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Table of contents

  1. Front Matter
    Pages i-xxi
  2. Introduction: African Industrial Development, Values and Health Care

    1. Maureen Mackintosh, Geoffrey Banda, Paula Tibandebage, Watu Wamae
      Pages 1-4 Open Access
  3. The Pharmaceutical Industry in Africa

    1. Front Matter
      Pages 5-6
    2. Geoffrey Banda, Samuel Wangwe, Maureen Mackintosh
      Pages 7-24 Open Access
    3. Roberto Simonetti, Norman Clark, Watu Wamae
      Pages 25-44 Open Access
    4. Paula Tibandebage, Samuel Wangwe, Maureen Mackintosh, Phares G. M. Mujinja
      Pages 45-64 Open Access
    5. Tsige Gebre-Mariam, Kedir Tahir, Solomon Gebre-Amanuel
      Pages 65-84 Open Access
    6. Joseph Fortunak, Skhumbuzo Ngozwana, Tsige Gebre-Mariam, Tiffany Ellison, Paul Watts, Martins Emeje et al.
      Pages 122-143 Open Access
  4. Industrialization for Health

    1. Front Matter
      Pages 145-145
    2. Maureen Mackintosh, Paula Tibandebage, Joan Kariuki Kungu, Mercy Karimi Njeru, Caroline Israel
      Pages 147-165 Open Access
    3. Erika Aragão, Jane Mary Guimarães, Sebastião Loureiro
      Pages 166-182 Open Access
  5. Industrial Policies and Health Needs

    1. Front Matter
      Pages 201-202
    2. Geoffrey Banda, Julius Mugwagwa, Dinar Kale, Margareth Ndomondo-Sigonda
      Pages 224-242 Open Access
    3. Joanna Chataway, Geoffrey Banda, Gavin Cochrane, Catriona Manville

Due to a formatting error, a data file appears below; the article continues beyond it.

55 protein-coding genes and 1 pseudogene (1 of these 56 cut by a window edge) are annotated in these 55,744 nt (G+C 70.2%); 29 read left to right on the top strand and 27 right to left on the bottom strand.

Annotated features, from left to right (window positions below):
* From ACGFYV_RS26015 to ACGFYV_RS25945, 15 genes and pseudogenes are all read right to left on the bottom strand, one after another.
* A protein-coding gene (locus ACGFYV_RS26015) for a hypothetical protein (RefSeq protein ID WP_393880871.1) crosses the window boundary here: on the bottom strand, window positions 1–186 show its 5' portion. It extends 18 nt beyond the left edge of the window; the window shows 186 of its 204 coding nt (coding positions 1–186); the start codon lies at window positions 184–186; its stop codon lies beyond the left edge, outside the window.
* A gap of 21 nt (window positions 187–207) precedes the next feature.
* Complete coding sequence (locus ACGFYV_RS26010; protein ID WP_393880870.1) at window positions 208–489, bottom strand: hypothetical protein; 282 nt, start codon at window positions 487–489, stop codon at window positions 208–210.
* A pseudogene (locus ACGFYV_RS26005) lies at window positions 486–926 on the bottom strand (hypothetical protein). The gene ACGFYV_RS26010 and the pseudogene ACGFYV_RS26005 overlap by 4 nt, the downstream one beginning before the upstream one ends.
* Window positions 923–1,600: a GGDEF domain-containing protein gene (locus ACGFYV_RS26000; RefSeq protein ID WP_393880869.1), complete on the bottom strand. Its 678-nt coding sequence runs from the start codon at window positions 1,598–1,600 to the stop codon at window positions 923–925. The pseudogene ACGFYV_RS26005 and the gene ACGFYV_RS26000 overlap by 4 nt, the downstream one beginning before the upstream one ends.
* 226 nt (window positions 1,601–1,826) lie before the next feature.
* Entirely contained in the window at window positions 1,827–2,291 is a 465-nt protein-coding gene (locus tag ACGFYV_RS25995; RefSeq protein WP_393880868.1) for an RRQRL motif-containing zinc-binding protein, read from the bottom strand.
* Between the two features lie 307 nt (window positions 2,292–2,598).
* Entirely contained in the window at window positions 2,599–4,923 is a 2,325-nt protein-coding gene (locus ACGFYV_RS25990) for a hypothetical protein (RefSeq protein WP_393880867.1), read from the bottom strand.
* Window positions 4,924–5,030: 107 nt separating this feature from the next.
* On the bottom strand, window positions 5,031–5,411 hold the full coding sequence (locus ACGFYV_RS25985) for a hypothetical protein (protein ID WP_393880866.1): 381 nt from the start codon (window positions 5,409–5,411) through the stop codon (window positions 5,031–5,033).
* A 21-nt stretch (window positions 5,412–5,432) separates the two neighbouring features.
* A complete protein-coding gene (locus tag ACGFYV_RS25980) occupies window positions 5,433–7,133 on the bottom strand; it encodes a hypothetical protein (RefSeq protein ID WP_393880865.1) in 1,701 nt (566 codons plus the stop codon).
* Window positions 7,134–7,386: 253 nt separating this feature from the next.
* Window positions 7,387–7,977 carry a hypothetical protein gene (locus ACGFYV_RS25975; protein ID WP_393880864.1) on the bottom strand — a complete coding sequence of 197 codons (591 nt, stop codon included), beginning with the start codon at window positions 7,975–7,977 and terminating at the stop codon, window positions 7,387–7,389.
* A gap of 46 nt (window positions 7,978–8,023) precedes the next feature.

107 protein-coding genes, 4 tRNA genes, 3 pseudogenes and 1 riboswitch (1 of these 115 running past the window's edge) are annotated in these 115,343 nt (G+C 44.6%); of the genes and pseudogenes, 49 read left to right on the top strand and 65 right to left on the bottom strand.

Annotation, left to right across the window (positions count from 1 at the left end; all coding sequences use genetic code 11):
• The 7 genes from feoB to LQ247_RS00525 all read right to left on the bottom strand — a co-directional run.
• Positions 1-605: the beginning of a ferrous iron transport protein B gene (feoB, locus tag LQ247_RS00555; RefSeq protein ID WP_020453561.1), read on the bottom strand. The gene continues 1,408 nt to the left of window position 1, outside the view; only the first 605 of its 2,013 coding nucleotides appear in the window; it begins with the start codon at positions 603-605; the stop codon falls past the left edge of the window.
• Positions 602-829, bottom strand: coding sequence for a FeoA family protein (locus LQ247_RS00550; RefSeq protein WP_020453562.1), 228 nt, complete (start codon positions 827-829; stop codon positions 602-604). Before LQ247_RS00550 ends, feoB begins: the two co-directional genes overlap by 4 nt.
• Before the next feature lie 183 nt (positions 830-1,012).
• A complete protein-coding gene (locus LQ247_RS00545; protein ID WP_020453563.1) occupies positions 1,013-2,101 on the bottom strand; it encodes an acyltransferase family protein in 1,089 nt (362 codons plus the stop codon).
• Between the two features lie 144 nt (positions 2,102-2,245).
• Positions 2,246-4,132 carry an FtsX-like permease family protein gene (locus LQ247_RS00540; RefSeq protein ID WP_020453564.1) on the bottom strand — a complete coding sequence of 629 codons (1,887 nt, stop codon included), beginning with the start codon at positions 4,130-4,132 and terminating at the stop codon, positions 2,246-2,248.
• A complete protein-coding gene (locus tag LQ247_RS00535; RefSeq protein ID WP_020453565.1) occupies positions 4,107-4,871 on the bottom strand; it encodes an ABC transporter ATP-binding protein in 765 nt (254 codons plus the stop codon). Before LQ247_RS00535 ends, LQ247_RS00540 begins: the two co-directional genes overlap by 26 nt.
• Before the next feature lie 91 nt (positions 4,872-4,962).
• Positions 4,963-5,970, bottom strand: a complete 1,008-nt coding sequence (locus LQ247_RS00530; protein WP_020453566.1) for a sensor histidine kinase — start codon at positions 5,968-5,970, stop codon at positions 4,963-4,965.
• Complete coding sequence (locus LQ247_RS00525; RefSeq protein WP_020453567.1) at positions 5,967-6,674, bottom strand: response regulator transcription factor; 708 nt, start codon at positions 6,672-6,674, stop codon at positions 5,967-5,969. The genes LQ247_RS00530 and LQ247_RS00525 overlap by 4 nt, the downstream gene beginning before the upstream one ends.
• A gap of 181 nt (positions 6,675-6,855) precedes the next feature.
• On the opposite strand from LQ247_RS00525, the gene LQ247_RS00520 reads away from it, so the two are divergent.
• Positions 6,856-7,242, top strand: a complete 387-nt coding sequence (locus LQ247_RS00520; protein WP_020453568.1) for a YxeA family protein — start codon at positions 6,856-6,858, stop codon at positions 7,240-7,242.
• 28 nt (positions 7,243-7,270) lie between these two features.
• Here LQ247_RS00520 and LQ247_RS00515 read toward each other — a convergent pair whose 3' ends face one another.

Pages 243-260 Open Access
    4. Theo Papaioannou, Andrew Watkins, Julius Mugwagwa, Dinar Kale
      Pages 261-277 Open Access
    5. Alastair West, Geoffrey Banda
      Pages 278-297 Open Access

About this book

Introduction

This book is open access under a CC-BY license.
The importance of the pharmaceutical industry in Sub-Saharan Africa, its claim to policy priority, is rooted in the vast unmet health needs of the sub-continent. Making Medicines in Africa is a collective endeavour, by a group of contributors with a strong African and more broadly Southern presence, to find ways to link technological development, investment and industrial growth in pharmaceuticals to improve access to essential good quality medicines, as part of moving towards universal access to competent health care in Africa. The authors aim to shift the emphasis in international debate and initiatives towards sustained Africa-based and African-led initiatives to tackle this huge challenge. Without the technological, industrial, intellectual, organisational and research-related capabilities associated with competent pharmaceutical production, and without policies that pull the industrial sectors towards serving local health needs, the African sub-continent cannot generate the resources to tackle its populations' needs and demands. 
 
Research for this book has been selected as one of the 20 best examples of the impact of UK research on development. See http://www.ukcds.org.uk/the-global-impact-of-uk-research for further details.

Keywords

Africa local pharmaceutical production access to medicines technological capabilities industrial development health-industry interactions economy health health care innovation Israel Policy political economy political science politics

Editors and affiliations

  • Maureen Mackintosh